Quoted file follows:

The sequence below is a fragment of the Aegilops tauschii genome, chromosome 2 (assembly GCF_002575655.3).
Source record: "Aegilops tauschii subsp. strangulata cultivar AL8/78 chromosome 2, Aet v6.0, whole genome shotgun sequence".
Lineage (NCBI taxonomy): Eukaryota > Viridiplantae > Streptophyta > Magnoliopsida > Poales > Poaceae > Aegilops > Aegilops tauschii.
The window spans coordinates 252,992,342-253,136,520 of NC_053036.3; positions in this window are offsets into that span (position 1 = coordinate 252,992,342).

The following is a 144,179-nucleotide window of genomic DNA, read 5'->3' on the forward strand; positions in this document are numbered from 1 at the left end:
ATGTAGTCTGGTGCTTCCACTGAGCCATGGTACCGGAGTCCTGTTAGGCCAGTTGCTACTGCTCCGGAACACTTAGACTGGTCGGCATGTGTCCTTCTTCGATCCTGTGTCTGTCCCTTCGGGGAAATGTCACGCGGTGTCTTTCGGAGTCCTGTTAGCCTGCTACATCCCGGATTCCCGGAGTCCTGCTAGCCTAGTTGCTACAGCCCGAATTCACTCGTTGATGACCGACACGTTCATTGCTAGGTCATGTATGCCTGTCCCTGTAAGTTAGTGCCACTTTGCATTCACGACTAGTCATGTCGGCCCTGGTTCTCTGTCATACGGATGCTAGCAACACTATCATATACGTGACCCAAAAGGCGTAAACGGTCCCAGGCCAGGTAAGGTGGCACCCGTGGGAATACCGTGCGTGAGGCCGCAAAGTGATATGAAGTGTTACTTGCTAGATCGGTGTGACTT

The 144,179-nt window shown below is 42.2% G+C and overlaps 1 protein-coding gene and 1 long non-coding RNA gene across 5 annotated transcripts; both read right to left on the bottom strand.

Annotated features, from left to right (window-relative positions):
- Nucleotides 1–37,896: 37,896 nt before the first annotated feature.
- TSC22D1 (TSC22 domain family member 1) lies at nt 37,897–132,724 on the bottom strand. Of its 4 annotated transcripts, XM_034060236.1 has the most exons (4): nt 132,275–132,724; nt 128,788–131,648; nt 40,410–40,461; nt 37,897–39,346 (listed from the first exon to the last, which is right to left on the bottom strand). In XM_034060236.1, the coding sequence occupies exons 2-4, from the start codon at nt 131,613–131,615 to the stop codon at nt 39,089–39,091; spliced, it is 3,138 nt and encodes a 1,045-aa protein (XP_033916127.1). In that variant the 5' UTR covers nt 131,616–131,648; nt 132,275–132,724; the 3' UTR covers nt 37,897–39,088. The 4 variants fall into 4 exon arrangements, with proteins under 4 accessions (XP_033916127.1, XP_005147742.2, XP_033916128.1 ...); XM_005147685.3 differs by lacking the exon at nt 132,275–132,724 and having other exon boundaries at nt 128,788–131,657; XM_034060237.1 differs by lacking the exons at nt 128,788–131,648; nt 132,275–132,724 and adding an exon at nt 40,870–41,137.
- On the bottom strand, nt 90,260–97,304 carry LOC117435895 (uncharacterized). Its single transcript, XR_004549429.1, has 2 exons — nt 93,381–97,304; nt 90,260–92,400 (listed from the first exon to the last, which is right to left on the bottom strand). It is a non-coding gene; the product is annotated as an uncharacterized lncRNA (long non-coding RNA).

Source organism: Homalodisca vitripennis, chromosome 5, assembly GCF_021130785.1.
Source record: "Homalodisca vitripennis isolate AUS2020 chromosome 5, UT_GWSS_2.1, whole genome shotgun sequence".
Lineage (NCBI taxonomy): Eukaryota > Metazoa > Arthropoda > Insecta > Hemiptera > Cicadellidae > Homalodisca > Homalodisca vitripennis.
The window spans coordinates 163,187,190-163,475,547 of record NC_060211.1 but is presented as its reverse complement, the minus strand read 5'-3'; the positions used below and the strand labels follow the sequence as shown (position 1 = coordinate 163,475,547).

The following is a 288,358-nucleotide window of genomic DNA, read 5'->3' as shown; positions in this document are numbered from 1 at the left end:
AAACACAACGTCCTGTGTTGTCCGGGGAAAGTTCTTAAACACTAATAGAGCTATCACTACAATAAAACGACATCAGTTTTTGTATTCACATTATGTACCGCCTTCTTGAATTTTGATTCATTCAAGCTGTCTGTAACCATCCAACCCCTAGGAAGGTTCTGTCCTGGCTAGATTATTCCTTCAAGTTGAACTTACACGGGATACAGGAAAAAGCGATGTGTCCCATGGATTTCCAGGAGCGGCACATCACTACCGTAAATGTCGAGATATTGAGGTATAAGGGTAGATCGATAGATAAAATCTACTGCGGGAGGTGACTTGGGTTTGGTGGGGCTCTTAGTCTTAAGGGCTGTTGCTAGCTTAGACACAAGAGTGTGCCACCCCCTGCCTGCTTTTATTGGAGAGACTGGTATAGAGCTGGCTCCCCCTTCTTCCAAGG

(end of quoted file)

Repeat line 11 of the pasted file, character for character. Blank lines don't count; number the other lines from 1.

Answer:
- On the bottom strand, nt 90,260–97,304 carry LOC117435895 (uncharacterized). Its single transcript, XR_004549429.1, has 2 exons — nt 93,381–97,304; nt 90,260–92,400 (listed from the first exon to the last, which is right to left on the bottom strand). It is a non-coding gene; the product is annotated as an uncharacterized lncRNA (long non-coding RNA).